What’s in the lunchbox: Everett packs lighter lunches for her kindergarten child and first-grader since they have early lunch periods not too long after breakfast. Her kids get half of a sandwich that’s typically made with whole-wheat bread, organic roasted turkey breast, cheese and some mayo, or sunflower butter and jelly. She adds in grapes, tangerine slices and carrot sticks. “I try to avoid disposable snack packs and have been more environmentally conscious by using a stainless steel mini thermal mug and filling it with yogurt or applesauce,” she says. “It goes in the lunch pack with an ice pack.”
Why it works: When packing her kids’ lunches, Everett aims to reduce food waste and avoid overly processed foods. When it comes to foods that are processed — like bread — she looks for items that have minimal additives. She also makes sure her kids are exposed to high-nutrient fruits and veggies at most meals. As an after-school snack, she bakes muffins for her kids, using half of the sugar the recipe calls for, and adds in naturally sweet fruits like sweet potatoes and bananas.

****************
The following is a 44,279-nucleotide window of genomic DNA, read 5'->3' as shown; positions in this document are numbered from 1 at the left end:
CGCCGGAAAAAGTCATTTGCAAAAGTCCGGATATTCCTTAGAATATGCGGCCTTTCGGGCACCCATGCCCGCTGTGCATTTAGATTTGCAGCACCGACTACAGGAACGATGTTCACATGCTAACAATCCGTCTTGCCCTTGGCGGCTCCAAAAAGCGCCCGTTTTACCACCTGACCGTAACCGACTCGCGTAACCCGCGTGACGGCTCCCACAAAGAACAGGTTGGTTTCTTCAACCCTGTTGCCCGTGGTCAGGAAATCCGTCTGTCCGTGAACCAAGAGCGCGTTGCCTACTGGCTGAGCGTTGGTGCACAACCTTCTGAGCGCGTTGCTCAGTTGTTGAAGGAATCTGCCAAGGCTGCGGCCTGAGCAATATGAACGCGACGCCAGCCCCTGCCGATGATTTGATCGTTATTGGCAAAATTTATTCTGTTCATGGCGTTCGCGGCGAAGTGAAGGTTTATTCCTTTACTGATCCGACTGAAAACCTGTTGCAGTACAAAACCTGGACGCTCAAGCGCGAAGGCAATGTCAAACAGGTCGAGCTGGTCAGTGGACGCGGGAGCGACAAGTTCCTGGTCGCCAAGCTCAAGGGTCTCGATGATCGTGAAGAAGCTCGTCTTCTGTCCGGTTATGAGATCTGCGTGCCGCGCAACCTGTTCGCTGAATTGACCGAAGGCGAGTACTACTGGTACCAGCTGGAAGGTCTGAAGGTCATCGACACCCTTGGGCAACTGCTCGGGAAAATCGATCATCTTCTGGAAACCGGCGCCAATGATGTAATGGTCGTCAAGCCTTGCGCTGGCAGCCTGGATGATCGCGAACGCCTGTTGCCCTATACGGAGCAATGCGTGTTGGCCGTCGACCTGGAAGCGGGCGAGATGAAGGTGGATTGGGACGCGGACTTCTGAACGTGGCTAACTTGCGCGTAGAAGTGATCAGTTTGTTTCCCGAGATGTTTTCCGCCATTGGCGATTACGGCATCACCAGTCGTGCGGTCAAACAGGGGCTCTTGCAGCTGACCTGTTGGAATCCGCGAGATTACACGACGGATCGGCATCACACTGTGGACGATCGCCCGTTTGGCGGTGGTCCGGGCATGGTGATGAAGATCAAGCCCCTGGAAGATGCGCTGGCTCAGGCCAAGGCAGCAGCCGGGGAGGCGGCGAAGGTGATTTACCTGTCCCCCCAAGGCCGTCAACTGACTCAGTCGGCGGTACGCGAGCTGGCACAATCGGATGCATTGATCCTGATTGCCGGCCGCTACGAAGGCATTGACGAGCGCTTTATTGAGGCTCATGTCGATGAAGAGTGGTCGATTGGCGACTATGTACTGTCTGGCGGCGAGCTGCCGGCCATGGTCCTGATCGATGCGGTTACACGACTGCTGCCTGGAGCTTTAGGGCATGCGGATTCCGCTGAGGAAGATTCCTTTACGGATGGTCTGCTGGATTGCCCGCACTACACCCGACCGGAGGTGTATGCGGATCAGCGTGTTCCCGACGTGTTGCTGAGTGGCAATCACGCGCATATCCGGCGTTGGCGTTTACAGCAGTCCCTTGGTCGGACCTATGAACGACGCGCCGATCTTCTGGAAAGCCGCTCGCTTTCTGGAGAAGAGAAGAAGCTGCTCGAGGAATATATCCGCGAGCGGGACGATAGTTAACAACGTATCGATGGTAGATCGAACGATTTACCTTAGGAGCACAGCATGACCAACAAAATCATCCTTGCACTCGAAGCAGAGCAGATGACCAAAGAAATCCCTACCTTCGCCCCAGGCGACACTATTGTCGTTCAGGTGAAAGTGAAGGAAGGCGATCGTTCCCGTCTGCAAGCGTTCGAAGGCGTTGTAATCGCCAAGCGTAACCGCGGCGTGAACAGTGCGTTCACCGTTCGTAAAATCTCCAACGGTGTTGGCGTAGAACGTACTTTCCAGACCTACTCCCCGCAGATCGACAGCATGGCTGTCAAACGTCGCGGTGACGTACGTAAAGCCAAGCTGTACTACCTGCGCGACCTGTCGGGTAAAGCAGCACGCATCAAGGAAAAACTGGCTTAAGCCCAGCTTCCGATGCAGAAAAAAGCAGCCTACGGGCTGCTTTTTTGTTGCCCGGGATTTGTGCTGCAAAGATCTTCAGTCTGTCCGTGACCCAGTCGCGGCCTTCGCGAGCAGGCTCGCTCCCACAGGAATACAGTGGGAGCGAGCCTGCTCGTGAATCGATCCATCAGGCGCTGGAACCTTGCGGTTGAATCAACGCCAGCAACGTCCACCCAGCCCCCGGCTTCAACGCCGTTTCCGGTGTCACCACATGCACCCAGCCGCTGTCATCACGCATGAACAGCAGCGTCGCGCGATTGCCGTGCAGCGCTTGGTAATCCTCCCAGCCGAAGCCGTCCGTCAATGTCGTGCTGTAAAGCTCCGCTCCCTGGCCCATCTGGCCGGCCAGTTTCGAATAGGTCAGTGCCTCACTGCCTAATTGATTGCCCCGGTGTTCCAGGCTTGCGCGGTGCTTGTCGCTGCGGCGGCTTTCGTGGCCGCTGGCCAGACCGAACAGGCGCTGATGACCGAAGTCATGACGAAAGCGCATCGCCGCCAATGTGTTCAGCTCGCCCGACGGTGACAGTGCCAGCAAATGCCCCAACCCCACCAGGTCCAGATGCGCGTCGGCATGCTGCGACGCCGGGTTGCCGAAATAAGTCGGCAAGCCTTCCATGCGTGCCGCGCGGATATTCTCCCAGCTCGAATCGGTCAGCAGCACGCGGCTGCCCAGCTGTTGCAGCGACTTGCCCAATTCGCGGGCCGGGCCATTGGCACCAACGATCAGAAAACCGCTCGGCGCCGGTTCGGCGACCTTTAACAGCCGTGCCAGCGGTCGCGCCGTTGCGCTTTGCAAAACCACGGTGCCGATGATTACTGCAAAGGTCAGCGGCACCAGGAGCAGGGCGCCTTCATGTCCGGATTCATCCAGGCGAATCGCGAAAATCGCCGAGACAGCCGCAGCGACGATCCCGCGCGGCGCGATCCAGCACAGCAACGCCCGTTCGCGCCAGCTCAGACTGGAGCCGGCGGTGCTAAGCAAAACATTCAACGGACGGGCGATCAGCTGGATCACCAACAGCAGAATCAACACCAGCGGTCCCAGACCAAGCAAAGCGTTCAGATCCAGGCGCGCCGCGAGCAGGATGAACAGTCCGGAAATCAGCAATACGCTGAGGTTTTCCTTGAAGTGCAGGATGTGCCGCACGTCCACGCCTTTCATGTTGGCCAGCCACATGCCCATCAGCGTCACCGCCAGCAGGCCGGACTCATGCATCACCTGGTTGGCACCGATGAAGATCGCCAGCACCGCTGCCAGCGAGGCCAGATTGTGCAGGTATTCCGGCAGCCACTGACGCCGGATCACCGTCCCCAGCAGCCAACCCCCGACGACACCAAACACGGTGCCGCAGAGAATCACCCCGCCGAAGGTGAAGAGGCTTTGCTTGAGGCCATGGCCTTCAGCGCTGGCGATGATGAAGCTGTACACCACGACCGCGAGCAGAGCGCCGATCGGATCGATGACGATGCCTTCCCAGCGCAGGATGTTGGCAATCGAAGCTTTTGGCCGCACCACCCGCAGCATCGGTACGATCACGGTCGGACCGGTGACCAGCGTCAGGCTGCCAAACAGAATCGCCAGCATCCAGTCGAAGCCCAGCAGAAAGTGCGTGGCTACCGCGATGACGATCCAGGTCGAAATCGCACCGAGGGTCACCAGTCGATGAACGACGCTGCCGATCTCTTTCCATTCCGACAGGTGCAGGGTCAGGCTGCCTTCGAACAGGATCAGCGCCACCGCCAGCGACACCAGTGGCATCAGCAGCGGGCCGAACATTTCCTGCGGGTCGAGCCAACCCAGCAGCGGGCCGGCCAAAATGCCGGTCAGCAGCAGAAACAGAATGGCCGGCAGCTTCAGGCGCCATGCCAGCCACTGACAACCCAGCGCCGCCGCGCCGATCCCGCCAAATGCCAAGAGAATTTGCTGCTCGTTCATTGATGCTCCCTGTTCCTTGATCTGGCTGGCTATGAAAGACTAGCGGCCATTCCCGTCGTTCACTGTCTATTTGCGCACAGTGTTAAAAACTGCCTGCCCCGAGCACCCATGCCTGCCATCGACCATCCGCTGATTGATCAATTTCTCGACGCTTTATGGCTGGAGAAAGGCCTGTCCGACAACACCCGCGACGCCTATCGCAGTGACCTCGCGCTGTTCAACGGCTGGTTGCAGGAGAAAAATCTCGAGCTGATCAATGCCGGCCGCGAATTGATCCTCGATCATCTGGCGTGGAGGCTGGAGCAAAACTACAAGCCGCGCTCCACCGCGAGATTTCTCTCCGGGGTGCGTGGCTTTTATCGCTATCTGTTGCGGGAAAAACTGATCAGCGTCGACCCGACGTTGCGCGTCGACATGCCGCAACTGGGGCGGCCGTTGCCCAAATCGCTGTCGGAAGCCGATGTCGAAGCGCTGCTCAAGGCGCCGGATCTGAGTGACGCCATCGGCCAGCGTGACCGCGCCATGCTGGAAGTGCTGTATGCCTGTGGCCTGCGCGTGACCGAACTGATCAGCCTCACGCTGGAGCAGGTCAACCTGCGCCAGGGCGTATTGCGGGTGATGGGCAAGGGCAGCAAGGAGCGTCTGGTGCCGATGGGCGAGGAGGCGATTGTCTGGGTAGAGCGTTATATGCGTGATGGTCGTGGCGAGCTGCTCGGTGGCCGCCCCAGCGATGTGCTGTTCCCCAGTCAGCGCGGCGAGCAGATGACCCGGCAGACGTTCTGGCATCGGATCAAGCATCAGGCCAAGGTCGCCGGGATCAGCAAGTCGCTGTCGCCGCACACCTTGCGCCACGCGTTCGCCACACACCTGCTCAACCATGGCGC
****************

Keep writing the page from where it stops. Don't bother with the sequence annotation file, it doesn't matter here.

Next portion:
Bonus tip: Dinner leftovers, such as pasta and veggies, pita pizzas or soups can make great lunches the next day.
Don’t Just Add Fruits—Add Veggies, Too
Registered dietitian Paige Handler says the lunch she packs for her son, who is 2 1/2, is quick and easy, and incorporates the food he needs for growth and development. While he loves fruits, veggies are hit-or-miss. Handler says she consistently packs the veggies, though, so he has them as an option.
What’s in the lunchbox: Lunch often consists of a sunbutter (sunflower seed butter) and jam sandwich (his school is nut-free) on whole-wheat bread with sliced vegetables and fruit on the side, such as sliced strawberries, Persian cucumber rounds and sliced cherry tomatoes. PB& J is his favorite and the sunbutter made with sunflower seeds works at his nut-free school.